As one person said to me, there’s always going to be problems in the world. You can’t solve them all.

Reader, for all of the facetious jokes and body hair shite talk we’ve shared together, I hope you know that I don’t and will never believe this. Hardship is a part of the human existence, problems and inequality are unavoidable because such is the nature of both life and our inherent human nature but knowing this does not excuse a failure to ignore our civic responsibility to fight against this in any and every way we can. It is my obligation, as someone young, fit, financially secure and healthy – and now with free time on my hands – to help how I can. This is how I know to help.

Four months ago, we began a journey together. In some ways, we’ve been through a lot ensemble (French for together, don’t worry if you didn’t know that). In others, I wonder if perhaps I was too glib, too facetious. Such is the nature of exposure, I suppose.

I’ve put off writing this entry because it feels difficult to admit the end of this, this mad odyssey of leg hair and sibling cans, lust for someone far away in times of a global pandemic to all-consuming infatuation with a 3,000 piece jigsaw. However, like all mediocre and unnecessary things, it’s time for this chapter to close.

Time for me to learn not to immortalise every random notion online, time for me to focus on being HERE. And here is hard, all-consuming, and confronting.

Don’t get me wrong, it’s also really, really fun. I am currently navigating the jarring parallelism of hard graft and the trauma of this crisis by day and then weirdly feeling I’m on holidays by dusk. I was out boogying until 2.30am the other night, chatting up French locals by getting into an argument about nuclear energy (about which I know virtually nothing by the way); yesterday ended with a sunset swim, beers on the beach, hot chips on the boardwalk.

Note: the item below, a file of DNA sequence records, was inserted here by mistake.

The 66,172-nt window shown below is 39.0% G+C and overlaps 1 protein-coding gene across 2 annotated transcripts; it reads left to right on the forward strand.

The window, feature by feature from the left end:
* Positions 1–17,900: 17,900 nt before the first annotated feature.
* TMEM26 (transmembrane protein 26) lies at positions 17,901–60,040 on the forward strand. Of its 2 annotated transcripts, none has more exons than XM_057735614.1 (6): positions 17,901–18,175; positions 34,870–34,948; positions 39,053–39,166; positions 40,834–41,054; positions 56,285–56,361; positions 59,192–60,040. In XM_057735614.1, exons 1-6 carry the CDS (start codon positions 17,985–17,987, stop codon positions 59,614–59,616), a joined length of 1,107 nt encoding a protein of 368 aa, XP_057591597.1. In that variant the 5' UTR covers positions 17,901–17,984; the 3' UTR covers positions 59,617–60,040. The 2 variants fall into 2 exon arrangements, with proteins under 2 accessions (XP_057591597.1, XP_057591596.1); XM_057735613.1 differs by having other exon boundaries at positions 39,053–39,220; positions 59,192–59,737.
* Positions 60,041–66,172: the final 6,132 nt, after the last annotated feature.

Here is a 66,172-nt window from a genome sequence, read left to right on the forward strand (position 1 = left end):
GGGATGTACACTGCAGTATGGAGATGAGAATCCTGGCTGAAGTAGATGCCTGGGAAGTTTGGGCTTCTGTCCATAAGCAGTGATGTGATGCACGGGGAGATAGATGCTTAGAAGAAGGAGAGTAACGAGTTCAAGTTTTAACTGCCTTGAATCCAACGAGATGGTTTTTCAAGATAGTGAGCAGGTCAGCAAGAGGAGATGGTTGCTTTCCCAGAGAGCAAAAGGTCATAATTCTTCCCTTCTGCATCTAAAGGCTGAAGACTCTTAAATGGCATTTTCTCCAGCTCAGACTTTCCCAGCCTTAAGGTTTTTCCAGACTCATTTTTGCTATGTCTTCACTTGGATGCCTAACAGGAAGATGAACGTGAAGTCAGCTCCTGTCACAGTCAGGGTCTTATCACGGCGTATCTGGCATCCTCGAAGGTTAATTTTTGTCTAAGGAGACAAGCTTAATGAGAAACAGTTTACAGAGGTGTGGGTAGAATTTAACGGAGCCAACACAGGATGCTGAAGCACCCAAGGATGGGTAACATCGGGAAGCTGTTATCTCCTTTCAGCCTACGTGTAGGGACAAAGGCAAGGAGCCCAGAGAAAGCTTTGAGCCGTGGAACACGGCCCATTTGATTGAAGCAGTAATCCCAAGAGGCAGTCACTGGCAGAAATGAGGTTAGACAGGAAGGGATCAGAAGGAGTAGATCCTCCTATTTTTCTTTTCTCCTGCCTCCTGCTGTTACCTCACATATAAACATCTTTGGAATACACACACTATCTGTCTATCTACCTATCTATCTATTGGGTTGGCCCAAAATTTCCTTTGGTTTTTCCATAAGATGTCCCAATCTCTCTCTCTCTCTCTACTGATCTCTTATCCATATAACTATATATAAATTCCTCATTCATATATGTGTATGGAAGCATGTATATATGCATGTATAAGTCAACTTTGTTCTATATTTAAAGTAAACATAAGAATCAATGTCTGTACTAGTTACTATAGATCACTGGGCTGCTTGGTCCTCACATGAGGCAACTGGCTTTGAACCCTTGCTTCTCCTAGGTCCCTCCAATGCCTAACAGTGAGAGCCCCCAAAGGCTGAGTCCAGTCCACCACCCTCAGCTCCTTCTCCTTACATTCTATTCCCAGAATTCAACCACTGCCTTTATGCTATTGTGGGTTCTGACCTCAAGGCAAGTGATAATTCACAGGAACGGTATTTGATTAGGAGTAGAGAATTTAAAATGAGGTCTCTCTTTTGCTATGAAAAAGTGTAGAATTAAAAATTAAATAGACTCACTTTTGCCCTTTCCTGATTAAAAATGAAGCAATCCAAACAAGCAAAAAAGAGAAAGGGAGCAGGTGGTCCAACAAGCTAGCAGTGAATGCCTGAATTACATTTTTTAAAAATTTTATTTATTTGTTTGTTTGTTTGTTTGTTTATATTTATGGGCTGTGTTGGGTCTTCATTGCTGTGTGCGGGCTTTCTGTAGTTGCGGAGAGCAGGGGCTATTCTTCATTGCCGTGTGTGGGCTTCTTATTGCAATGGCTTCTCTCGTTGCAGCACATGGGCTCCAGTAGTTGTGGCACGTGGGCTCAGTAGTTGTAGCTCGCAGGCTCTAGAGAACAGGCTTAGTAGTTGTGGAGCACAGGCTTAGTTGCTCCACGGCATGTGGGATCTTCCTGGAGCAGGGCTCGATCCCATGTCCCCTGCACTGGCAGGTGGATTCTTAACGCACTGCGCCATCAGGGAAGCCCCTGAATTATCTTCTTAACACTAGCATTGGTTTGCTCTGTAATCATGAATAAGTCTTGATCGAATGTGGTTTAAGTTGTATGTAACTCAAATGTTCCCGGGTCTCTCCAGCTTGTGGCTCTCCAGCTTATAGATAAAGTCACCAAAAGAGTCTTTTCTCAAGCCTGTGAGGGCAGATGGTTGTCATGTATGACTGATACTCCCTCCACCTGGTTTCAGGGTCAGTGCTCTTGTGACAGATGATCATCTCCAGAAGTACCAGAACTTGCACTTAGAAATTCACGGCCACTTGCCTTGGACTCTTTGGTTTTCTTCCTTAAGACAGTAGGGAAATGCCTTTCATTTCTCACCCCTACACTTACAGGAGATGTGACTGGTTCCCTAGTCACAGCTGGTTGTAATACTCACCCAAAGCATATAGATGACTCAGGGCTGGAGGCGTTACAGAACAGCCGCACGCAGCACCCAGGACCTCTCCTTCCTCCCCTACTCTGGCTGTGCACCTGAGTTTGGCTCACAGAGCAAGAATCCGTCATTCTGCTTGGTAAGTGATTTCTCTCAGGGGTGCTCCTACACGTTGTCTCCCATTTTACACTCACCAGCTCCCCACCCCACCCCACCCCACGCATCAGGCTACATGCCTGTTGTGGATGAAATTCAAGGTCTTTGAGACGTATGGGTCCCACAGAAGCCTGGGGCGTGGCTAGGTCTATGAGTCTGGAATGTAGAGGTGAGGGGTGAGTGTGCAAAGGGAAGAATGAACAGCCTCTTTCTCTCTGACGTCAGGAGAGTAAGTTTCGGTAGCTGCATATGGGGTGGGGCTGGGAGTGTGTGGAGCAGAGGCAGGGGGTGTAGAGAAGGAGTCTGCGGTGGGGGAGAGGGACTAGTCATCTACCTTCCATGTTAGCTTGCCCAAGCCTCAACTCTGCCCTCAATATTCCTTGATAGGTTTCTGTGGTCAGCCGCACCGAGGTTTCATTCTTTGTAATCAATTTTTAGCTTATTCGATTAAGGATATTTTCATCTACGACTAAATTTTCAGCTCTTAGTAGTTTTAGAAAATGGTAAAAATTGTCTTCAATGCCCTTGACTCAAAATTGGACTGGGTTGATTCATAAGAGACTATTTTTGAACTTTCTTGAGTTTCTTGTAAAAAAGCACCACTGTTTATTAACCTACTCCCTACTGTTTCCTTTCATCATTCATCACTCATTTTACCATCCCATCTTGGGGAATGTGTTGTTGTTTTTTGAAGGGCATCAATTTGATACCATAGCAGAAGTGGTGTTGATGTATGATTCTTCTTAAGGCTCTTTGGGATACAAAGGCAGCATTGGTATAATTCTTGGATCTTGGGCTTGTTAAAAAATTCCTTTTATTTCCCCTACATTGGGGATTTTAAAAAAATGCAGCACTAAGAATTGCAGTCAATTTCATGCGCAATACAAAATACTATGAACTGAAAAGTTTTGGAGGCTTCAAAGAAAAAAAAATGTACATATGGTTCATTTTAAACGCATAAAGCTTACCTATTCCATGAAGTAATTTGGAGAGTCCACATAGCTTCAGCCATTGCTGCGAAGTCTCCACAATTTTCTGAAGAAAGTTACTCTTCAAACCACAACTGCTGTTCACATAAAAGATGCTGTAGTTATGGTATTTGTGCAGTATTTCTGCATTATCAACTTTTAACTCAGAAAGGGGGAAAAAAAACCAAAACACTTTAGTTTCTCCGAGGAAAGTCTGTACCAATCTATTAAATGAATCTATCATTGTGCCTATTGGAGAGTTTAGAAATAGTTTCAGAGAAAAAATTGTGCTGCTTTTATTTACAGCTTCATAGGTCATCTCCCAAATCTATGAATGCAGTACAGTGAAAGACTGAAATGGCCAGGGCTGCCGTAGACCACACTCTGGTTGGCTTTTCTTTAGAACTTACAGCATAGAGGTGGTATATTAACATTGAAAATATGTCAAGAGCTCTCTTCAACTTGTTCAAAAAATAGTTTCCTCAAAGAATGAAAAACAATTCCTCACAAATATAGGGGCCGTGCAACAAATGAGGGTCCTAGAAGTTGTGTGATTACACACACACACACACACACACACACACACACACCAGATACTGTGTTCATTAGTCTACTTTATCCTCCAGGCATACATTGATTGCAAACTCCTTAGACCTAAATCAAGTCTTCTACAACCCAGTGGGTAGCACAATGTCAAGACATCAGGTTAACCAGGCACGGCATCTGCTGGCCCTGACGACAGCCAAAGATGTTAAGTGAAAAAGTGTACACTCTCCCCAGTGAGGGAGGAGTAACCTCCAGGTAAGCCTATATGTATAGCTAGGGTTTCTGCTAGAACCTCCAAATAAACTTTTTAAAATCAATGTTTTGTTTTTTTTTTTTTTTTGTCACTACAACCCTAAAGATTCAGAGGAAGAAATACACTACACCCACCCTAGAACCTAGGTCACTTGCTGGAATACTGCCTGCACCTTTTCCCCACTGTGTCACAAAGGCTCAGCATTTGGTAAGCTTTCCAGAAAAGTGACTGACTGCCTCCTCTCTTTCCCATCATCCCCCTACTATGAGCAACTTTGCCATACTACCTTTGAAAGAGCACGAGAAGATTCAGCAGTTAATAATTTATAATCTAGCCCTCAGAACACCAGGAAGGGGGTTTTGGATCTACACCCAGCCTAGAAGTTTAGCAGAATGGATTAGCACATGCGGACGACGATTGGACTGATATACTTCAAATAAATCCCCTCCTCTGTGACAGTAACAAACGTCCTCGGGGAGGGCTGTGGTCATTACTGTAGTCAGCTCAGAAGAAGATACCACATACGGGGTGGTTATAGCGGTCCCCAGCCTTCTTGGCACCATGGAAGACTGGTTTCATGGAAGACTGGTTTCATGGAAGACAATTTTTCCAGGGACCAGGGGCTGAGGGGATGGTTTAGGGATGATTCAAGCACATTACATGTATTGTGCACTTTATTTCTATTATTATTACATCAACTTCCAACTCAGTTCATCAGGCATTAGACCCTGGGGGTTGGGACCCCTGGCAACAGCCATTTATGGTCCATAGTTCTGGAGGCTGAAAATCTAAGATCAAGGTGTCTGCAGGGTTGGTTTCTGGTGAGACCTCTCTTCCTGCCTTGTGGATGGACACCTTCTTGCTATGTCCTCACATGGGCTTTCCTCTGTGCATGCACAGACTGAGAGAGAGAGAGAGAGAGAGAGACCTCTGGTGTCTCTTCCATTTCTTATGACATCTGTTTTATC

I am drunk on the novelty of NEW people – hearing voices and opinions and accents that have not been the soundtrack of my life since birth, seeing places that are completely unusual and unassociated with the parameters of lockdown.

This is GOOD. It is FREEING. I feel WHOLE.

And the two things can exist. Trauma and fun. Dedication and self-preservation in flippancy and flirting. There is space to care and self-preserve; to work and still feel the yearning to play. It’s taken me 27 years to learn this but I think on this trip I’m finally getting there.

Ok, it is 12:52 and I still haven’t eaten (NOT ACCEPTABLE BEHAVIOUR IN FRANCE) and the legs are alarmingly red. I need a croissant and I told my housemates I’d buy fat tomatoes from the market. Time. Time to go.

Dear reader, thank you for letting these writings be a small part of your quarantine. Thank you for letting me into your mornings or evenings; thank you for choosing, in the avalanche of things to consume, for choosing to consume this. I will be forever baffled and forever grateful.

Goodness, anybody else chopping onions/ eye-dropping vinegar, pinching themselves to a point of excruciating pain? Because I am absolutely crying now. Which, considering I’ve disintegrated from human on chair to inanimate inanimate sea creature prostrate on impossibly sandy living room floor made barely decent with granny knickers and gleaming with sunburn and the sheen of someone already dehydrated enough to qualify for sunstroke, is not a great visual to bid adieu on.

I promise to keep the anecdotes rolling in on an adhoc basis – my equal needs for constant expression and validation mean I cannot stay silent for too long.

Until then, here’s sweating at you, kids.

Tree Tings

I thought for our final TREE TINGS THAT BRING ME JOY, I would share with you my three favorite diary titles that, due to my forgetfulness (and the fact I’m super busy and popular) never made it to publication. I hope they leave you with as many unanswered questions as they do me.

  • Day 26: You can Harris me any time, Simon
  • Day 12: I still think carbs are bad – is that bad?
  • Day 33: Reunited with my vibrator and it feels Oh. So. Good.